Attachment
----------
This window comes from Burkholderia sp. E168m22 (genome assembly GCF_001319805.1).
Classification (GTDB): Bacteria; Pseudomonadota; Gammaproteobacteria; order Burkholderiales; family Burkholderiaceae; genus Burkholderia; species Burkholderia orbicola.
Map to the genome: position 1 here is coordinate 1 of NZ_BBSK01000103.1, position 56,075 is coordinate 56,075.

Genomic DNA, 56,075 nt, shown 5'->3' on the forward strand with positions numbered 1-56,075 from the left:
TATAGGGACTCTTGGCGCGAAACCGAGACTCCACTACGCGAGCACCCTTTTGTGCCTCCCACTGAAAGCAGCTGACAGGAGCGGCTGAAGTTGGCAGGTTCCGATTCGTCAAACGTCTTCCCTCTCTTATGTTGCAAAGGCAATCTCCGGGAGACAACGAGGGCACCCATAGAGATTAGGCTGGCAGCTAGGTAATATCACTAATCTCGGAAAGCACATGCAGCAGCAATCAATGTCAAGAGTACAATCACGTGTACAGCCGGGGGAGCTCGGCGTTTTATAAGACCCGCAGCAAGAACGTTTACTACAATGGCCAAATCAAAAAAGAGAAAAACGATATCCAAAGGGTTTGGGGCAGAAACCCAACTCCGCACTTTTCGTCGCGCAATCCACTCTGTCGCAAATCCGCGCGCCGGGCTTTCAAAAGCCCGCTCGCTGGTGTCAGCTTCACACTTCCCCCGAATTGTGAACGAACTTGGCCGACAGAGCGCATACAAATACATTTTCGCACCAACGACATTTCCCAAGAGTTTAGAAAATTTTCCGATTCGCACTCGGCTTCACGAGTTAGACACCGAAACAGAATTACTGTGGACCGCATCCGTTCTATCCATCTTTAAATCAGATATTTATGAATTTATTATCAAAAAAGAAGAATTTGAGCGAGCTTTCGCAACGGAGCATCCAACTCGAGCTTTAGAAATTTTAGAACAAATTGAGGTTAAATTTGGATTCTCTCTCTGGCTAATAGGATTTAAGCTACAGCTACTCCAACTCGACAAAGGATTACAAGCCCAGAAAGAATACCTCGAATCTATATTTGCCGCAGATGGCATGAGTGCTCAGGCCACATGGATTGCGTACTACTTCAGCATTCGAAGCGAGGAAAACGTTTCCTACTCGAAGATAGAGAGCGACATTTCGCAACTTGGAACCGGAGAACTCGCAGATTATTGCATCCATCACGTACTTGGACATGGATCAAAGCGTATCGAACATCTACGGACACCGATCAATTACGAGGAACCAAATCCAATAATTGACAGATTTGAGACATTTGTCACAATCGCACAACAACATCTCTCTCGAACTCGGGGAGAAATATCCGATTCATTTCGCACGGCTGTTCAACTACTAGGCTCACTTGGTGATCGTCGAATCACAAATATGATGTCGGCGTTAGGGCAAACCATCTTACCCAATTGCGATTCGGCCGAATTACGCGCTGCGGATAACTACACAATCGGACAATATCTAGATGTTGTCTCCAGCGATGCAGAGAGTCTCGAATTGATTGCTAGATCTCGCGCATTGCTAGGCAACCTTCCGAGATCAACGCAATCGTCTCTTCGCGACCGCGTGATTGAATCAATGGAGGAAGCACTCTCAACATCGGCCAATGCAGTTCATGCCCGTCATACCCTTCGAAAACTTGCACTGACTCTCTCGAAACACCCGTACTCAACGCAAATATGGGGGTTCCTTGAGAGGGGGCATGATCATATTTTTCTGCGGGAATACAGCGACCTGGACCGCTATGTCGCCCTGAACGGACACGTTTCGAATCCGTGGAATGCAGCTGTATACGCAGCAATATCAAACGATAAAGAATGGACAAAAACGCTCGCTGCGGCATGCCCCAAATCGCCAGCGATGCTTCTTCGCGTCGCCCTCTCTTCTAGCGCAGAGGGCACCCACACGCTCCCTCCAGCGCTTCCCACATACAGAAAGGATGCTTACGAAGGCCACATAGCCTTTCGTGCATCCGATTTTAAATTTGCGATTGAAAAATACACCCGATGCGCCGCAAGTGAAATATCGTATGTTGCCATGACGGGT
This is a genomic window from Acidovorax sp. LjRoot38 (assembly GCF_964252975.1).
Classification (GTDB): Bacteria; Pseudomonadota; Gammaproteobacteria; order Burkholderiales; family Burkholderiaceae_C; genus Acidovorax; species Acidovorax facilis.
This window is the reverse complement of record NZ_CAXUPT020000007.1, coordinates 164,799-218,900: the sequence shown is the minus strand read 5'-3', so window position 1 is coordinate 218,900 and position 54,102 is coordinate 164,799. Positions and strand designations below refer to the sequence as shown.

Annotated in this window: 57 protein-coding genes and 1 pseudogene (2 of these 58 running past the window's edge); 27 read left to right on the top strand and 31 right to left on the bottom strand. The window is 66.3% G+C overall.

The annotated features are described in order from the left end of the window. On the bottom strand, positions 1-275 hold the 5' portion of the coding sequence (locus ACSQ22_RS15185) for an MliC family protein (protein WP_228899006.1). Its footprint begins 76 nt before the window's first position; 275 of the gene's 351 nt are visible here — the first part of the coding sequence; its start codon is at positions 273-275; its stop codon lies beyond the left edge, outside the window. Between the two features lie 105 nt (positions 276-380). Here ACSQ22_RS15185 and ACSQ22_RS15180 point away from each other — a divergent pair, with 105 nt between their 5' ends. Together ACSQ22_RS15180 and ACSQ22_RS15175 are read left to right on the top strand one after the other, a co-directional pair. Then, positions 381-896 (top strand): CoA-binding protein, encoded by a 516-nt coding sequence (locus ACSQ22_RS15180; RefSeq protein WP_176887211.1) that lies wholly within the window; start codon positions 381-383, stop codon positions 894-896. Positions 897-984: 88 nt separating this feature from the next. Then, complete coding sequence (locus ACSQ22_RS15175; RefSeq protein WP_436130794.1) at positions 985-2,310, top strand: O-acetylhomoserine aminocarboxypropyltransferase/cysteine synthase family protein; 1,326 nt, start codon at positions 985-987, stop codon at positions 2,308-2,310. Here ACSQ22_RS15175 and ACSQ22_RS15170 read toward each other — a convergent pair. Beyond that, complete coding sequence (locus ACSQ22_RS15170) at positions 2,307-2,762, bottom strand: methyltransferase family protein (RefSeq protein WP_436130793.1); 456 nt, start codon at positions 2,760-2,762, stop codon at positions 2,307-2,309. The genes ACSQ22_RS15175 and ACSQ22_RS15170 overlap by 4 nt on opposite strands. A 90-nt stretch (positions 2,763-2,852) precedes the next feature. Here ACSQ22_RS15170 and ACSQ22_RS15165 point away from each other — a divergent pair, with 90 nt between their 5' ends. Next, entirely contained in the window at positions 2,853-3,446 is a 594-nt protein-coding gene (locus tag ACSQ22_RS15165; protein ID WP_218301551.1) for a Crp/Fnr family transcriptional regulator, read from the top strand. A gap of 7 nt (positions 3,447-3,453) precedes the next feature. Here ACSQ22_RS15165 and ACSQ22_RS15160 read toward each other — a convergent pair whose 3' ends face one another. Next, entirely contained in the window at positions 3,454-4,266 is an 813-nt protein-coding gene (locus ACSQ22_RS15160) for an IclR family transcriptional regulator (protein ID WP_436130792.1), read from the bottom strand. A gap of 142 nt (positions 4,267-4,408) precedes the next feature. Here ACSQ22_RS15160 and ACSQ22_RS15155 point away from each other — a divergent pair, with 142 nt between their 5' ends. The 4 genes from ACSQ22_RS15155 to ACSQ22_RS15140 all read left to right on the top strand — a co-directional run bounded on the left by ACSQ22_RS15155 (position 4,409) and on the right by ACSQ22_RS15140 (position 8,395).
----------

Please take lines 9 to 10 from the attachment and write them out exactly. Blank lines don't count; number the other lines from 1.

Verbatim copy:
Annotated in this window: 57 protein-coding genes and 1 pseudogene (2 of these 58 running past the window's edge); 27 read left to right on the top strand and 31 right to left on the bottom strand. The window is 66.3% G+C overall.

The annotated features are described in order from the left end of the window. On the bottom strand, positions 1-275 hold the 5' portion of the coding sequence (locus ACSQ22_RS15185) for an MliC family protein (protein WP_228899006.1). Its footprint begins 76 nt before the window's first position; 275 of the gene's 351 nt are visible here — the first part of the coding sequence; its start codon is at positions 273-275; its stop codon lies beyond the left edge, outside the window. Between the two features lie 105 nt (positions 276-380). Here ACSQ22_RS15185 and ACSQ22_RS15180 point away from each other — a divergent pair, with 105 nt between their 5' ends. Together ACSQ22_RS15180 and ACSQ22_RS15175 are read left to right on the top strand one after the other, a co-directional pair. Then, positions 381-896 (top strand): CoA-binding protein, encoded by a 516-nt coding sequence (locus ACSQ22_RS15180; RefSeq protein WP_176887211.1) that lies wholly within the window; start codon positions 381-383, stop codon positions 894-896. Positions 897-984: 88 nt separating this feature from the next. Then, complete coding sequence (locus ACSQ22_RS15175; RefSeq protein WP_436130794.1) at positions 985-2,310, top strand: O-acetylhomoserine aminocarboxypropyltransferase/cysteine synthase family protein; 1,326 nt, start codon at positions 985-987, stop codon at positions 2,308-2,310. Here ACSQ22_RS15175 and ACSQ22_RS15170 read toward each other — a convergent pair. Beyond that, complete coding sequence (locus ACSQ22_RS15170) at positions 2,307-2,762, bottom strand: methyltransferase family protein (RefSeq protein WP_436130793.1); 456 nt, start codon at positions 2,760-2,762, stop codon at positions 2,307-2,309. The genes ACSQ22_RS15175 and ACSQ22_RS15170 overlap by 4 nt on opposite strands. A 90-nt stretch (positions 2,763-2,852) precedes the next feature. Here ACSQ22_RS15170 and ACSQ22_RS15165 point away from each other — a divergent pair, with 90 nt between their 5' ends. Next, entirely contained in the window at positions 2,853-3,446 is a 594-nt protein-coding gene (locus tag ACSQ22_RS15165; protein ID WP_218301551.1) for a Crp/Fnr family transcriptional regulator, read from the top strand. A gap of 7 nt (positions 3,447-3,453) precedes the next feature. Here ACSQ22_RS15165 and ACSQ22_RS15160 read toward each other — a convergent pair whose 3' ends face one another. Next, entirely contained in the window at positions 3,454-4,266 is an 813-nt protein-coding gene (locus ACSQ22_RS15160) for an IclR family transcriptional regulator (protein ID WP_436130792.1), read from the bottom strand. A gap of 142 nt (positions 4,267-4,408) precedes the next feature. Here ACSQ22_RS15160 and ACSQ22_RS15155 point away from each other — a divergent pair, with 142 nt between their 5' ends. The 4 genes from ACSQ22_RS15155 to ACSQ22_RS15140 all read left to right on the top strand — a co-directional run bounded on the left by ACSQ22_RS15155 (position 4,409) and on the right by ACSQ22_RS15140 (position 8,395).